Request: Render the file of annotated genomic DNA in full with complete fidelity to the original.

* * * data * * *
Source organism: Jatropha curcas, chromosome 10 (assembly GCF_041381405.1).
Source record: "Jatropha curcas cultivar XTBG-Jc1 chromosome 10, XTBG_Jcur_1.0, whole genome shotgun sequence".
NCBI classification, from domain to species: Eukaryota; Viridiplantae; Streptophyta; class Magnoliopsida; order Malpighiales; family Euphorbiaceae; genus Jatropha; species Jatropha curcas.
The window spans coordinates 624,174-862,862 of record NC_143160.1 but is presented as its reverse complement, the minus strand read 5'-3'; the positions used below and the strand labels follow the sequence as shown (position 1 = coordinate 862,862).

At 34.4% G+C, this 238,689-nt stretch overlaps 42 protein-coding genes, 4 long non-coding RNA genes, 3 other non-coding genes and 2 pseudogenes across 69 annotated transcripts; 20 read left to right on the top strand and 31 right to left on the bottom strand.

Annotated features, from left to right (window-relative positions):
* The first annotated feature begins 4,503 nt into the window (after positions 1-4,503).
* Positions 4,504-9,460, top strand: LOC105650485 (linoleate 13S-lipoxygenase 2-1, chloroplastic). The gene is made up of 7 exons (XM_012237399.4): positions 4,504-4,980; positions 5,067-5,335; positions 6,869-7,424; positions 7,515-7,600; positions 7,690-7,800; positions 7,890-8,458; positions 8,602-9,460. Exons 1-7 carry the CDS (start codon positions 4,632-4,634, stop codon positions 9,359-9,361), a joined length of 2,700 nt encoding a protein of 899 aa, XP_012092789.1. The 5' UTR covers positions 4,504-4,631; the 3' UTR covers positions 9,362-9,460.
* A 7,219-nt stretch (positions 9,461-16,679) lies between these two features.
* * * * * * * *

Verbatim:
Source organism: Jatropha curcas, chromosome 10 (assembly GCF_041381405.1).
Source record: "Jatropha curcas cultivar XTBG-Jc1 chromosome 10, XTBG_Jcur_1.0, whole genome shotgun sequence".
NCBI classification, from domain to species: Eukaryota; Viridiplantae; Streptophyta; class Magnoliopsida; order Malpighiales; family Euphorbiaceae; genus Jatropha; species Jatropha curcas.
The window spans coordinates 624,174-862,862 of record NC_143160.1 but is presented as its reverse complement, the minus strand read 5'-3'; the positions used below and the strand labels follow the sequence as shown (position 1 = coordinate 862,862).

At 34.4% G+C, this 238,689-nt stretch overlaps 42 protein-coding genes, 4 long non-coding RNA genes, 3 other non-coding genes and 2 pseudogenes across 69 annotated transcripts; 20 read left to right on the top strand and 31 right to left on the bottom strand.

Annotated features, from left to right (window-relative positions):
* The first annotated feature begins 4,503 nt into the window (after positions 1-4,503).
* Positions 4,504-9,460, top strand: LOC105650485 (linoleate 13S-lipoxygenase 2-1, chloroplastic). The gene is made up of 7 exons (XM_012237399.4): positions 4,504-4,980; positions 5,067-5,335; positions 6,869-7,424; positions 7,515-7,600; positions 7,690-7,800; positions 7,890-8,458; positions 8,602-9,460. Exons 1-7 carry the CDS (start codon positions 4,632-4,634, stop codon positions 9,359-9,361), a joined length of 2,700 nt encoding a protein of 899 aa, XP_012092789.1. The 5' UTR covers positions 4,504-4,631; the 3' UTR covers positions 9,362-9,460.
* A 7,219-nt stretch (positions 9,461-16,679) lies between these two features.